A staggering one in every 450 children in the UK will get cancer (that's over 1,500 new cases diagnosed each year) and around 250 children die from the disease every year. In fact, cancer is the leading cause of death from disease in children under 15 in the UK.
Happily, though, thanks to advances in diagnostics and treatment, around 70 per cent of children survive cancer.
At the forefront of the treatment of and research into childhood cancers is London's Great Ormond Street Hospital (GOSH).
GOSH's oncology & haematology department treats around 450 patients each year, accounting for about 28 per cent of national childhood cancer cases. And over the past 10 years, they have achieved amazing successes in their research and treatment techniques, including using biomarkers to target tumours more effectively and increasing recruitment on to clinical trials, vital in the development of new cancer treatments.
Their research into the most effective treatments for patients with high-risk neuroblastoma found the treatment BuMel not only improved survival, but also had fewer serious side-effects and the drug is now routinely used to treat children with the disease.
At the moment, the hospital is running new clinical trials for some of the rarest and hardest to treat childhood cancers. These include new immunotherapies, where children receive antibodies to help 'mop up' any remaining cancer cells after the bulk of the cancer has been removed by surgery, chemotherapy and radiotherapy. They are also running trials on a form of gene therapy for neuroblastoma, genetically modifying a patient's own killer cells (T cells) to recognise and 'kill off' the cancer.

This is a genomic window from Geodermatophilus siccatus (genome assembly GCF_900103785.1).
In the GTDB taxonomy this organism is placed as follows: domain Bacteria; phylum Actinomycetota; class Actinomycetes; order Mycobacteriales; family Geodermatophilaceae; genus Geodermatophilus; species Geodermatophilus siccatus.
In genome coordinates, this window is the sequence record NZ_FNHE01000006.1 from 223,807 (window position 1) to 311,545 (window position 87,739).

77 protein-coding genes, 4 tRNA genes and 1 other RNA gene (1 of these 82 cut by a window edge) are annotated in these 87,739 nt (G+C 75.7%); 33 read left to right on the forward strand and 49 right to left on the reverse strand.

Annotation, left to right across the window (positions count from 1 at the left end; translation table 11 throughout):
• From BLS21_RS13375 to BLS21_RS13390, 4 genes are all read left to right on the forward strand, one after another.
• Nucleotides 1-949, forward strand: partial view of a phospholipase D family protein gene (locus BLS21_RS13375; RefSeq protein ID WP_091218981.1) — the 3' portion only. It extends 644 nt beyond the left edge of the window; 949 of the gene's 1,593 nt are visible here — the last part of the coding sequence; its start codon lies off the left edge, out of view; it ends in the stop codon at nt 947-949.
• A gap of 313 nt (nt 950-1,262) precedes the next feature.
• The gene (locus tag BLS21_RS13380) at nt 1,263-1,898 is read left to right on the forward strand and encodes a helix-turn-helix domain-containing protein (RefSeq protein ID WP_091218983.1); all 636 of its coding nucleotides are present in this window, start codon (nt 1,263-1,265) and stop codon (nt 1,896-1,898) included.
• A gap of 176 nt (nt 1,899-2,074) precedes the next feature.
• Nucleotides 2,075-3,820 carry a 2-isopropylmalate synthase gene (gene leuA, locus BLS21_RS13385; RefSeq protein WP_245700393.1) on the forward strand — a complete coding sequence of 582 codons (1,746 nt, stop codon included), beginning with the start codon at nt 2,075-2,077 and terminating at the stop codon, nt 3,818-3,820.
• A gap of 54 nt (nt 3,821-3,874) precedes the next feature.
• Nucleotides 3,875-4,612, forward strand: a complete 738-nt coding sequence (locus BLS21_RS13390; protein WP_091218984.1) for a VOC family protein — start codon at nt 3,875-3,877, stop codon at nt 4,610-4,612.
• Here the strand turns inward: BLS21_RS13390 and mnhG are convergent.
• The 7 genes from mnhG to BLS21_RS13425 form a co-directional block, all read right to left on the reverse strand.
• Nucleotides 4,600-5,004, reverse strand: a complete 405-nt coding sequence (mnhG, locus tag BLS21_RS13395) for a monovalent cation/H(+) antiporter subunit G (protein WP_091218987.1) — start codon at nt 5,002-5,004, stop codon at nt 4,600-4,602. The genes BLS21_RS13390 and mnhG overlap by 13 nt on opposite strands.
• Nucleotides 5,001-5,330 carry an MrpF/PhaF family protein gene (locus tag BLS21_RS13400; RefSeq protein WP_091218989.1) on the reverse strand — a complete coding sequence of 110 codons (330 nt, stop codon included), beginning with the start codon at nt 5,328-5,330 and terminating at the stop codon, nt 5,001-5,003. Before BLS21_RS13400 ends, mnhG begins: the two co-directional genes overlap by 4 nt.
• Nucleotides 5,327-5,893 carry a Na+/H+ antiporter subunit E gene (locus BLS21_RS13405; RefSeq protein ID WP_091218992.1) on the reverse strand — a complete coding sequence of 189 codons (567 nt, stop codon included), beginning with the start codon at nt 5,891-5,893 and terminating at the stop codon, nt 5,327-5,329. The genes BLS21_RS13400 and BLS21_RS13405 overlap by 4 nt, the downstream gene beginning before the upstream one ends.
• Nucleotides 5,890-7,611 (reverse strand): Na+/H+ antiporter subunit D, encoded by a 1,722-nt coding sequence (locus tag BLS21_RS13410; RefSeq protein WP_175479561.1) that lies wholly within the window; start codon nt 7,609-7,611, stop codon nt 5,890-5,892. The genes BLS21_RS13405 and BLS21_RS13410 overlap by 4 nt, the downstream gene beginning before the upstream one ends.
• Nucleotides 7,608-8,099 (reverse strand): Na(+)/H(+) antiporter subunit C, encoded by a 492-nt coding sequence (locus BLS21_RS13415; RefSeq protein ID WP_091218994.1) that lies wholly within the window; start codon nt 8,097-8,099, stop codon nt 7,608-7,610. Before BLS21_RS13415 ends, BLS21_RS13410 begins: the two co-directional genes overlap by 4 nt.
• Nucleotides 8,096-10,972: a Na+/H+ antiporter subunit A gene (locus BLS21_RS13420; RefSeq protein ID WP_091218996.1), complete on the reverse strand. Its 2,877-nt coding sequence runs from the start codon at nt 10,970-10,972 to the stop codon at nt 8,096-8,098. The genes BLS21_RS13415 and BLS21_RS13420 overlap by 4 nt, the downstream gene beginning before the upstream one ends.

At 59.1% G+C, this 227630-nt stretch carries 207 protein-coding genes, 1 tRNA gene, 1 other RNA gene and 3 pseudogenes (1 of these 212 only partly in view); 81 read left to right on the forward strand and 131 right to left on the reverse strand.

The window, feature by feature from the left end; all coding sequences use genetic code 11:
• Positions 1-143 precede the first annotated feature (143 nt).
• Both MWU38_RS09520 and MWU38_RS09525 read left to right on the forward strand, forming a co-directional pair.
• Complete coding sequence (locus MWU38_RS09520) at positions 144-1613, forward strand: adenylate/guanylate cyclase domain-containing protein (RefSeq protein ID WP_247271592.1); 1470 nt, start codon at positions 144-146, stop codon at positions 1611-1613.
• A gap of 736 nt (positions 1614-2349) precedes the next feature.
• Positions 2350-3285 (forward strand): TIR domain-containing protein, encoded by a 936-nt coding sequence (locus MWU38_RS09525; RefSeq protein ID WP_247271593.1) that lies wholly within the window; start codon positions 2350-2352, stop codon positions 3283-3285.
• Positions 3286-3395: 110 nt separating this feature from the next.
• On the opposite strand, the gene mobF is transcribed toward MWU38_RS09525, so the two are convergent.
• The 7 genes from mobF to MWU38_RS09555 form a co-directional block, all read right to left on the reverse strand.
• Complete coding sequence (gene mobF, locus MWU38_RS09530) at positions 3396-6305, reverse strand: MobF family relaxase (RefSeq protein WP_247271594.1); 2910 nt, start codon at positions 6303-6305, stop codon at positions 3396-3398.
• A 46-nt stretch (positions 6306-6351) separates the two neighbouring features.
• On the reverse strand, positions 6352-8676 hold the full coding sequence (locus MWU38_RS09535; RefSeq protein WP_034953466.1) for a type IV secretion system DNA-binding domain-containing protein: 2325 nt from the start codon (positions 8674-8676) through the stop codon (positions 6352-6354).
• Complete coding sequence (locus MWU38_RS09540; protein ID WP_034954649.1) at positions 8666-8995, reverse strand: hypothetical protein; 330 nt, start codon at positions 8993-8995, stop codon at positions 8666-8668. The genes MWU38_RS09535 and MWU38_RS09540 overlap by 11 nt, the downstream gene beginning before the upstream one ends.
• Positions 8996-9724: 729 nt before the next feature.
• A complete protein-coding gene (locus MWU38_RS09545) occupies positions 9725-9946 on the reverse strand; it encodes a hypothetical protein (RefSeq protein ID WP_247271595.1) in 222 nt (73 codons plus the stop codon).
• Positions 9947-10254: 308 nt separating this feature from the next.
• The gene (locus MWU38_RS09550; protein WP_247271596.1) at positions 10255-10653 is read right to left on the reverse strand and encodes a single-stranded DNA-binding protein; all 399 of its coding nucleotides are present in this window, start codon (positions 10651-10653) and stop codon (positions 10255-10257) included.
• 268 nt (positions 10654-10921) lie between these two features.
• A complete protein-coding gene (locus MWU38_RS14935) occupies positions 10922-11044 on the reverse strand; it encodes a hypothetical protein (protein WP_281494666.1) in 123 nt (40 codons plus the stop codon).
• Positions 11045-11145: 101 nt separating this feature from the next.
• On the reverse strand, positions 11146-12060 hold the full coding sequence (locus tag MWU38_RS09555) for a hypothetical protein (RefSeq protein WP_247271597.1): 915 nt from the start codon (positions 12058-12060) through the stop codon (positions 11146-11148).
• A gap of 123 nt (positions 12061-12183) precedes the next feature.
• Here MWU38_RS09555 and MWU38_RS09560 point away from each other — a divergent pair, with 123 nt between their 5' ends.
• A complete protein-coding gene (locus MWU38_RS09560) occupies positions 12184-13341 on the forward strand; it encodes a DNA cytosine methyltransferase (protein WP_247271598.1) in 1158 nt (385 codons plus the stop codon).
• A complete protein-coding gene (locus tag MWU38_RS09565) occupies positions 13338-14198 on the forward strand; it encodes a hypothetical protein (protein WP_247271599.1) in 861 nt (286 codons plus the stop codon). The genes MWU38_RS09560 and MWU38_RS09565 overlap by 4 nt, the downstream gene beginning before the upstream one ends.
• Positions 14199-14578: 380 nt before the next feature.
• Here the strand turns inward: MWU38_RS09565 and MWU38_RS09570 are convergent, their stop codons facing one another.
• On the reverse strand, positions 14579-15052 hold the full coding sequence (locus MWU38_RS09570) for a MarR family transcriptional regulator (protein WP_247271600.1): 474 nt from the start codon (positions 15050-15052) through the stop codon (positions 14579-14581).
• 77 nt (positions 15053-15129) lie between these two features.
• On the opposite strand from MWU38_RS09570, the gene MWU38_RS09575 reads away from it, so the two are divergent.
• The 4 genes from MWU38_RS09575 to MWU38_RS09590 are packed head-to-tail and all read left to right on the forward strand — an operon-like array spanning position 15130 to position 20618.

But there is lots more to do and over the next 10 years, the hospital hopes not only to improve survival rates, especially for the harder to treat childhood cancers, but also to reduce the severe side effects of cancer treatments in children by adopting more gentle treatments, reducing doses and exposure to intensive therapies and personalising treatments to the needs of every individual by using the latest DNA and imaging technologies. This is because no two cancers are the same, and patients with the same type of cancer will respond differently to treatment.
Of course all this costs money. In fact, the hospital needs to raise at least £50 million every year to help fund this type of research, pioneer new treatments and cures as well as rebuild, refurbish and buy vital equipment.
Helping out couldn't be easier. During February, Great Ormond Street Hospital Children's Charity is partnering with Clinique for the Kiss it Better appeal to raise funds for research into the causes and treatment of childhood cancer. A new limited edition A Different Nail Enamel for Sensitive Skins in the shade 'Kiss it Better' is available exclusively from House of Fraser and Clinique - RRP £12 with £6 going to the appeal.
To find out more and donate to the appeal click here or text KISS14 followed by your donation (eg KISS14 £3) to 70070
Parentdish talked to a supporter of the campaign - mum Deborah Cass, 42 - whose daughter Astrid was treated at GOSH after being diagnosed with cancer.
Deborah lives in north London with husband Ashleigh, 48, and their two daughters Lola, 11, and Astrid, seven. She says: